Services PMI down to 50.2 from 51.5 in March

Services PMI down to 50.2 from 51.5 in March

The saw its activities increase but at a slower pace in April, owing to a smaller rise in new work, shows the widely tracked purchasing managers’ index (PMI) survey.


The predominant sector of the expanded for a third consecutive month in April. However, stood at 50.2, lower than 51.5 seen in March. The 50-point mark separates expansion from contraction, indicating the health of the sector continues to be overall positive, the survey said.


Both outputs and new orders saw a softening in trend. “April data for the Indian service sector show how jittery the current economic environment is, igniting concerns among some businesses, despite remaining in growth territory” Pollyanna De Lima, economist at IHS Markit and the author of the report, said.


On the other hand, factory activities continued to see an improvement, maintaining growth in April on the back of robust new orders even as the rate of growth remained unchanged at 52.5 . 


As a result, the India Composite Output Index, which maps both the and services sectors, managed to stay positive. However, it was down to 51.3 in April from 52.3 in March, signalling only a slight rate of expansion in private sector activity in the country.


In the services field, while with ongoing growth of new work, additional staff was continued to be hired by companies, the rates of increase weakened. Job creation had only recently started to increase after remaining mostly dormant for many months. The number of new jobs eased and was below the long-run survey average. Similarly, figures on employment, released earlier this week, increased at a softer pace.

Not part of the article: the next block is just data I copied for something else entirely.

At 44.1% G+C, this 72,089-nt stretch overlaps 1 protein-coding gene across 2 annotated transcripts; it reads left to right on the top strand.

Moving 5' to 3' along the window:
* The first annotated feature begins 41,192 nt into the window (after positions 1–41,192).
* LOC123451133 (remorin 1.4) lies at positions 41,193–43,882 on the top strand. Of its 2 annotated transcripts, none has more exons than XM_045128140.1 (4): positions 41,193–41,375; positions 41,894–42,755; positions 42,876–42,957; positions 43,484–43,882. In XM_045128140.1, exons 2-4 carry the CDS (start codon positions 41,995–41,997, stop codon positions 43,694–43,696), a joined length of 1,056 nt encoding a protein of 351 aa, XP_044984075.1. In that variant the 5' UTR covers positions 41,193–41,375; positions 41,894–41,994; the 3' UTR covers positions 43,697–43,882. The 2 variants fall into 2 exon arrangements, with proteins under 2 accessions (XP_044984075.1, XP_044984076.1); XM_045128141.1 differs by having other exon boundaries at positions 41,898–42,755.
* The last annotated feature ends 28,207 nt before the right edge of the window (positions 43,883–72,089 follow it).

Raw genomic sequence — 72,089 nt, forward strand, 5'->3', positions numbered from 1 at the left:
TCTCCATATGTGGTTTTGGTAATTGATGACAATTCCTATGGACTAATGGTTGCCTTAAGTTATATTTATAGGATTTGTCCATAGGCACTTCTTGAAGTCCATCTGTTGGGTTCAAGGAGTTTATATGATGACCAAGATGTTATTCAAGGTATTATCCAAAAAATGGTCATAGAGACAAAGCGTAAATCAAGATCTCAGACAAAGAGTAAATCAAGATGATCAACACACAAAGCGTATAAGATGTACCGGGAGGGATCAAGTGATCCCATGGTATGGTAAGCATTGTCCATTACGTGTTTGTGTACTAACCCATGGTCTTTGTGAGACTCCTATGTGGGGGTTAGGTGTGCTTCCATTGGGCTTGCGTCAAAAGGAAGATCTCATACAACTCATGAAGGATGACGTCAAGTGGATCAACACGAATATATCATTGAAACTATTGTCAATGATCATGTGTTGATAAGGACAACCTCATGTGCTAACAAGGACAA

On the price front, average input cost slowed from March’s nine-month high amid reports of lower fuel prices partly
offsetting higher transport costs arising from lorry strikes. Conversely, the rate of charge accelerated, the survey said.


“Service providers indicated that lorry strikes meant that prices paid for transportation and vegetables increased in April. That said, the overall rate of eased since March.” the report said. This reportedly occurred due to lower fuel bills curbing the intensity to which costs rose.


Service providers raised their own output charges (on average) in April. Selling prices have now increased for three months in a row. 


Meanwhile, backlogs of work at services firms increased slightly in April, extending the current period of accumulation to 11 months. Once again, the rise in outstanding business was linked by firms to pending client payments. By comparison, work-in-hand at manufacturers expanded at the slowest rate in the current 11-month sequence of accumulation.


As a result of these conditions, optimism among service providers have also been hit with 18% of survey participants anticipating lower activity in the year ahead compared with 21% that foresee expansion. Sentiment among manufacturers have, however, improved to a five-month high in April.


While service providers are still betting on new proposals, additional marketing campaigns and new offerings to boost growth, concerns towards the increasingly competitive environment have weighed on such hopes.


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Subhayan Chakraborty

Business Standard